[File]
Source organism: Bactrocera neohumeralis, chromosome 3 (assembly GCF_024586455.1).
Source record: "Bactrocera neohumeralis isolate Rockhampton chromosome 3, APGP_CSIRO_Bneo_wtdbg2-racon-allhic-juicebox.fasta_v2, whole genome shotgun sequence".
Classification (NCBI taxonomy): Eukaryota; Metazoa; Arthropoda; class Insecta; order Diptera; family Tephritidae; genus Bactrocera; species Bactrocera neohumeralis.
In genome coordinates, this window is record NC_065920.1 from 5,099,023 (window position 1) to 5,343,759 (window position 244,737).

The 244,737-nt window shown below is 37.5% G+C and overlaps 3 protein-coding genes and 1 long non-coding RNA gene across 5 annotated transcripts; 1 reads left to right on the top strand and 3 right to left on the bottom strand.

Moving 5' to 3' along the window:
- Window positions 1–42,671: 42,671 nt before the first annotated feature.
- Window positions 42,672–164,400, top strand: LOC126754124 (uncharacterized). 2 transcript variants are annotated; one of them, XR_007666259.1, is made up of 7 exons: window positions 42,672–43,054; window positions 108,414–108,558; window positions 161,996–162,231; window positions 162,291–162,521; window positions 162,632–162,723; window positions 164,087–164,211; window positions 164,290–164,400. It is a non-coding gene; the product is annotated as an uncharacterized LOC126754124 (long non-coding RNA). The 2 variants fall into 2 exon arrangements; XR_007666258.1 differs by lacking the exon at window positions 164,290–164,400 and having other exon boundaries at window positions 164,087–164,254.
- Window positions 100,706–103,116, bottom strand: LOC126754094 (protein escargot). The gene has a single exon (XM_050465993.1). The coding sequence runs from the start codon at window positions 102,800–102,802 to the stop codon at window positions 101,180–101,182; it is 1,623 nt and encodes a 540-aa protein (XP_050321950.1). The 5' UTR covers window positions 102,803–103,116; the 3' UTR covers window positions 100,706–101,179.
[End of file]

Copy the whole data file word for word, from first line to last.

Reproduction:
Source organism: Bactrocera neohumeralis, chromosome 3 (assembly GCF_024586455.1).
Source record: "Bactrocera neohumeralis isolate Rockhampton chromosome 3, APGP_CSIRO_Bneo_wtdbg2-racon-allhic-juicebox.fasta_v2, whole genome shotgun sequence".
Classification (NCBI taxonomy): Eukaryota; Metazoa; Arthropoda; class Insecta; order Diptera; family Tephritidae; genus Bactrocera; species Bactrocera neohumeralis.
In genome coordinates, this window is record NC_065920.1 from 5,099,023 (window position 1) to 5,343,759 (window position 244,737).

The 244,737-nt window shown below is 37.5% G+C and overlaps 3 protein-coding genes and 1 long non-coding RNA gene across 5 annotated transcripts; 1 reads left to right on the top strand and 3 right to left on the bottom strand.

Moving 5' to 3' along the window:
- Window positions 1–42,671: 42,671 nt before the first annotated feature.
- Window positions 42,672–164,400, top strand: LOC126754124 (uncharacterized). 2 transcript variants are annotated; one of them, XR_007666259.1, is made up of 7 exons: window positions 42,672–43,054; window positions 108,414–108,558; window positions 161,996–162,231; window positions 162,291–162,521; window positions 162,632–162,723; window positions 164,087–164,211; window positions 164,290–164,400. It is a non-coding gene; the product is annotated as an uncharacterized LOC126754124 (long non-coding RNA). The 2 variants fall into 2 exon arrangements; XR_007666258.1 differs by lacking the exon at window positions 164,290–164,400 and having other exon boundaries at window positions 164,087–164,254.
- Window positions 100,706–103,116, bottom strand: LOC126754094 (protein escargot). The gene has a single exon (XM_050465993.1). The coding sequence runs from the start codon at window positions 102,800–102,802 to the stop codon at window positions 101,180–101,182; it is 1,623 nt and encodes a 540-aa protein (XP_050321950.1). The 5' UTR covers window positions 102,803–103,116; the 3' UTR covers window positions 100,706–101,179.